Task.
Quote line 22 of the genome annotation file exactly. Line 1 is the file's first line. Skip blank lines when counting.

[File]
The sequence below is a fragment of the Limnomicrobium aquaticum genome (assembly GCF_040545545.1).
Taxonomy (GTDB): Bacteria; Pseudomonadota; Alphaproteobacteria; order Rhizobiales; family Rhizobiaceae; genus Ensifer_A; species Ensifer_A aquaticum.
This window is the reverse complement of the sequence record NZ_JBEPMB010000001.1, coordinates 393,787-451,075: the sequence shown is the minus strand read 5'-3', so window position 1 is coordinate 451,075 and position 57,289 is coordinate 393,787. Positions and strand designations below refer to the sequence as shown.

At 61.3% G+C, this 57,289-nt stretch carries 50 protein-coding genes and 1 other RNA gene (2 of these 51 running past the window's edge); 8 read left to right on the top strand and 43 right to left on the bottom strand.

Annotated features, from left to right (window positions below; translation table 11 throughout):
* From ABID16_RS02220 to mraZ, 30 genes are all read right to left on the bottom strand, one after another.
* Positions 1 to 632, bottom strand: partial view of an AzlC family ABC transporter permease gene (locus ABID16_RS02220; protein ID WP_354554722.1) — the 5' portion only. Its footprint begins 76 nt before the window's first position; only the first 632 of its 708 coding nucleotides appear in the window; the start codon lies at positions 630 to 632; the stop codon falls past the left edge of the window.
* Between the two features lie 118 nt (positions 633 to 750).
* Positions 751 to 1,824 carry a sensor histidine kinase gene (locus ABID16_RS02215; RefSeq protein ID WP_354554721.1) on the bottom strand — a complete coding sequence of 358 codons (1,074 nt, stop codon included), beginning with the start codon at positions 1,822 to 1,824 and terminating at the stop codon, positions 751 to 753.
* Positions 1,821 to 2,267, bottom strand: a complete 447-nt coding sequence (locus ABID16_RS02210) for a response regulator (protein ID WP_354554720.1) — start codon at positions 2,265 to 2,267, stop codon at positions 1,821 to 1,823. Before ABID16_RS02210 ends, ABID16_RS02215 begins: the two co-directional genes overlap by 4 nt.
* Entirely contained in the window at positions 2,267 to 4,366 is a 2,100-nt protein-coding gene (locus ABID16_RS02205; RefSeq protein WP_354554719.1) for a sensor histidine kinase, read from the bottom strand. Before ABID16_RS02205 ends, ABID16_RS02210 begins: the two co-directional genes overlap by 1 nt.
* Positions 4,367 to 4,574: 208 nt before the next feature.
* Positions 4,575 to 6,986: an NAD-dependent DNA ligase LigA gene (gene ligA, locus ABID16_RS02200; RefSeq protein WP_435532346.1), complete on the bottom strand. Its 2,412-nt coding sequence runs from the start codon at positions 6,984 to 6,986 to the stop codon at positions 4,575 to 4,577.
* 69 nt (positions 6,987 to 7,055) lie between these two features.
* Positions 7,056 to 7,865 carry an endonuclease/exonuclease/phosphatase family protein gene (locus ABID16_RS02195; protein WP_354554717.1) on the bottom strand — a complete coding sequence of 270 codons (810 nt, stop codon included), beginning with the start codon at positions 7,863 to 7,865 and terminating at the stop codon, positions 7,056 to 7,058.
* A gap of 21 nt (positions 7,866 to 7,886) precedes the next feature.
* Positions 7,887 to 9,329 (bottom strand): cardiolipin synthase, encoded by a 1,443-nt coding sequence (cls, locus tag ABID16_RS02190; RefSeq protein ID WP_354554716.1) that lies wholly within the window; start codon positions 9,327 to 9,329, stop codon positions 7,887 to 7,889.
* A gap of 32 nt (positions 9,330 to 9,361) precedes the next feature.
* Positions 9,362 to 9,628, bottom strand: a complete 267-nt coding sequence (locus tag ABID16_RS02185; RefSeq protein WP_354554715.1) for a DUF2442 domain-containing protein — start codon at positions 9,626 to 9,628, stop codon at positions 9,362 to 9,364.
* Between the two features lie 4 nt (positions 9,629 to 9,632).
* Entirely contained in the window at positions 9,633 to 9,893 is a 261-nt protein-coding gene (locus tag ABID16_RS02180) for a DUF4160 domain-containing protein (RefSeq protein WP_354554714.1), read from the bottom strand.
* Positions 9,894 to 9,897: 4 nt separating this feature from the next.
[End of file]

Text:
* Positions 9,894 to 9,897: 4 nt separating this feature from the next.